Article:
SaaS Integration: Real-World Problems, And How CIOs Are Solving Them
Installing SaaS applications is easy. It's integrating them that can drive up the cost and complexity SaaS is supposed to avoid.
GET YOUR HOUSE IN ORDER
SaaS integration can be more complex in some ways than on-site software integration, since more parties are involved in providing data, even if the project is technically less intricate. Steven John, CIO at adhesive manufacturer H.B. Fuller, says one way to reduce complexity is with standard IT discipline, such as using a single middleware provider.
H.B. Fuller uses Workday for HR and Salesforce for CRM and sales automation, and John is considering moving more applications over to SaaS. He expects to do much of the work in-house. Along the way, he's looking to consolidate from the several middleware platforms H.B. Fuller has been using, including WebSphere and Tibco, to Microsoft BizTalk. "If you're going to move down the path of SaaS, you need to make sure your own house is in order," John says. "With a single middleware approach, integration won't be as big of a barrier, as it'll provide consistency and speed to the implementation."
John is asking SaaS vendors lots of questions related to middleware, such as whether they have developed plug-ins for a specific middleware package and whether they have direct experience implementing that middleware. "If they say no to either, it's a strike against them," he says.
John is also creating a team on his IT staff charged with developing a strategy around SaaS integration and middleware. It's a recognition that the SaaS architecture demands new skills and relationships; it's not just a bolt-on tool. "If there's not that internal discipline, things can go wrong and those SaaS relationships aren't going to work," he says.
H.B. Fuller CIO John: Beware of too much middleware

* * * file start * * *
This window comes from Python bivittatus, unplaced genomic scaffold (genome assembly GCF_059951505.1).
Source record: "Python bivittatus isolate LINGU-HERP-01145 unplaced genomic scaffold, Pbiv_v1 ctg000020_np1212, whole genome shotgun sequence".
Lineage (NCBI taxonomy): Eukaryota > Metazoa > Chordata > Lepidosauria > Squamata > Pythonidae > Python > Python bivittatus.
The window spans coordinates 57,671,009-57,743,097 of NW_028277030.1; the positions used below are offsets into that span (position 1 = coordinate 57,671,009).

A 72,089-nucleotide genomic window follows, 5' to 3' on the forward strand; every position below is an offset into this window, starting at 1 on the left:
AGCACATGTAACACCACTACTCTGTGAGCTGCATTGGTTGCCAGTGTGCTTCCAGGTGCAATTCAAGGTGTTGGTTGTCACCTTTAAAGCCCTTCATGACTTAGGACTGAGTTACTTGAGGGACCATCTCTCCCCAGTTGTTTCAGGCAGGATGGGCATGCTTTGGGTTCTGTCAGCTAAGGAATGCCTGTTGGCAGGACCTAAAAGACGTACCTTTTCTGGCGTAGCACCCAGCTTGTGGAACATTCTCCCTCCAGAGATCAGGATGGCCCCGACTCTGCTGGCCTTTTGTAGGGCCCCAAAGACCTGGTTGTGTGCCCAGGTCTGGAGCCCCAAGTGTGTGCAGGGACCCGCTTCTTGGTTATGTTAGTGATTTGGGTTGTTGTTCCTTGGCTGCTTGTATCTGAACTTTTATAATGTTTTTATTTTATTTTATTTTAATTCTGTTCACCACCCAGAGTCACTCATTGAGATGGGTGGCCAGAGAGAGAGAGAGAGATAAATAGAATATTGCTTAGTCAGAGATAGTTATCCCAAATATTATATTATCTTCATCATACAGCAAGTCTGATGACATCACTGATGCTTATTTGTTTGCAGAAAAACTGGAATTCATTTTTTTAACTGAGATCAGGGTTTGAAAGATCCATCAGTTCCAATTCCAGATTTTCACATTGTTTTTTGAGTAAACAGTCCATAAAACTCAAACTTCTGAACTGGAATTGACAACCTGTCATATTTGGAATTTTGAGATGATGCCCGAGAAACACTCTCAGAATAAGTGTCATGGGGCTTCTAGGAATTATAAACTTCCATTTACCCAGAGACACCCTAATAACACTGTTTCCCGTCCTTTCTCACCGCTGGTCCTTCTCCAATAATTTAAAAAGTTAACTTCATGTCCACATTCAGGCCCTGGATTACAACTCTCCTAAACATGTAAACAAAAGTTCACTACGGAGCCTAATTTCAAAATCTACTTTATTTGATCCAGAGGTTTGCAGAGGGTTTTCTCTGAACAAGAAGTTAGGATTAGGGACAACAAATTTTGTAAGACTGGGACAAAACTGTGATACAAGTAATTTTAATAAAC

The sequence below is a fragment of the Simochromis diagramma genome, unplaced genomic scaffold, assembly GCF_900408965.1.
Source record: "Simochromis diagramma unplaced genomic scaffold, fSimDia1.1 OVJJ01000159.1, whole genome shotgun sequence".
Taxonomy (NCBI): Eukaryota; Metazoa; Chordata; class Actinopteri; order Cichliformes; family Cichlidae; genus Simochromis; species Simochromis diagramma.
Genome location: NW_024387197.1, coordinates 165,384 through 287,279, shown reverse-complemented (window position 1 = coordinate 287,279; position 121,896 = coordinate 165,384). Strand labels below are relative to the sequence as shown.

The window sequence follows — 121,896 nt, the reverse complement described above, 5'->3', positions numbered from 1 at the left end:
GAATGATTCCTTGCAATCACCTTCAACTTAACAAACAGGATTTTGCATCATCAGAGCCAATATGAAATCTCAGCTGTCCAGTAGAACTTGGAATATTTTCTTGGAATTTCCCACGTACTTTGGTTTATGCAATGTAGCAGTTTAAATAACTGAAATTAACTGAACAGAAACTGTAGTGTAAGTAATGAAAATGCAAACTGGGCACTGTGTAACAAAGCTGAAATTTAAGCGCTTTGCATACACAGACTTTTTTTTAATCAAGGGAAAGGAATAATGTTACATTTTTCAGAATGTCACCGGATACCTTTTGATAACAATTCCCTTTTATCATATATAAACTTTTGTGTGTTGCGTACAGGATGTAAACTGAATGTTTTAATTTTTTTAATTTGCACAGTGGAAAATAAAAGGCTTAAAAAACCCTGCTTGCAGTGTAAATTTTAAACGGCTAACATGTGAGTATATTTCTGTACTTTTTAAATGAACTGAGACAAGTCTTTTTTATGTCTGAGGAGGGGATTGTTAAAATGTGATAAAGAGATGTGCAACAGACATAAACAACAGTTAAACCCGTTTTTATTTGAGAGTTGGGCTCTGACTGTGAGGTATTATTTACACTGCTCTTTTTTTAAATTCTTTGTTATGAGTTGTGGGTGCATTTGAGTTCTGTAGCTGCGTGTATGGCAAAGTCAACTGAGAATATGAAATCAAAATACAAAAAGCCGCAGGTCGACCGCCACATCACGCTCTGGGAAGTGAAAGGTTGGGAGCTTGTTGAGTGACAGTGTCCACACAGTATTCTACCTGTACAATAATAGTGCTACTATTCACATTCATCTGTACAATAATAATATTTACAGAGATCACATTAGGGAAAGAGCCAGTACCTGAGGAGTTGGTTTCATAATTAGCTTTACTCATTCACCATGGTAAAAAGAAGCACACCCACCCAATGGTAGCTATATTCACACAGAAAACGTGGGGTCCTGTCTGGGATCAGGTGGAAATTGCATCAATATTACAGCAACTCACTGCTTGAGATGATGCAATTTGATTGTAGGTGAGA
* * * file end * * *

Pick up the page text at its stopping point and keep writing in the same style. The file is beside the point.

SaaS customers often rave about the simplicity of upgrades, since new features can just be turned on at the vendor's data center. Integrating services and apps can mess with that tidy package. When SaaS vendors work with other software and SaaS providers on integration, it's important to pay attention to whether versions have been integrated, John has learned.
For example, when H.B. Fuller signed on with Workday, it demonstrated instances in which other customers had integrated with Automatic Data Processing payroll services, which H.B. Fuller also uses. John later learned those customers were using an older version of ADP, not the version H.B. Fuller was using. "So where we thought it would be simple, there were some complications," he says. "If I were to step on [Workday's] shoes, it would be to say that ADP is one of the largest payroll vendors, and you need to stay up to speed on that."
Customers also need to factor in network performance, as SaaS integrations could dramatically change the amount of data on the move. GreenPages Technology Solutions, a SaaS integrator, discovered this itself several years ago when it signed on with a software service, says CTO Michael Healy, who declined to name the provider. The vendor assured it no additional bandwidth was needed. But when GreenPages integrated the software service with its CRM system, it had to add bandwidth for the communications between the systems. SaaS is young enough that many vendors don't have the experience to anticipate needed network infrastructure upgrades. "Because applications are so easy to start and spin up, they'll do the integration as an afterthought," Healy says. "When we're brought into a SaaS deal, we start with the question, 'What's your pipe?'"
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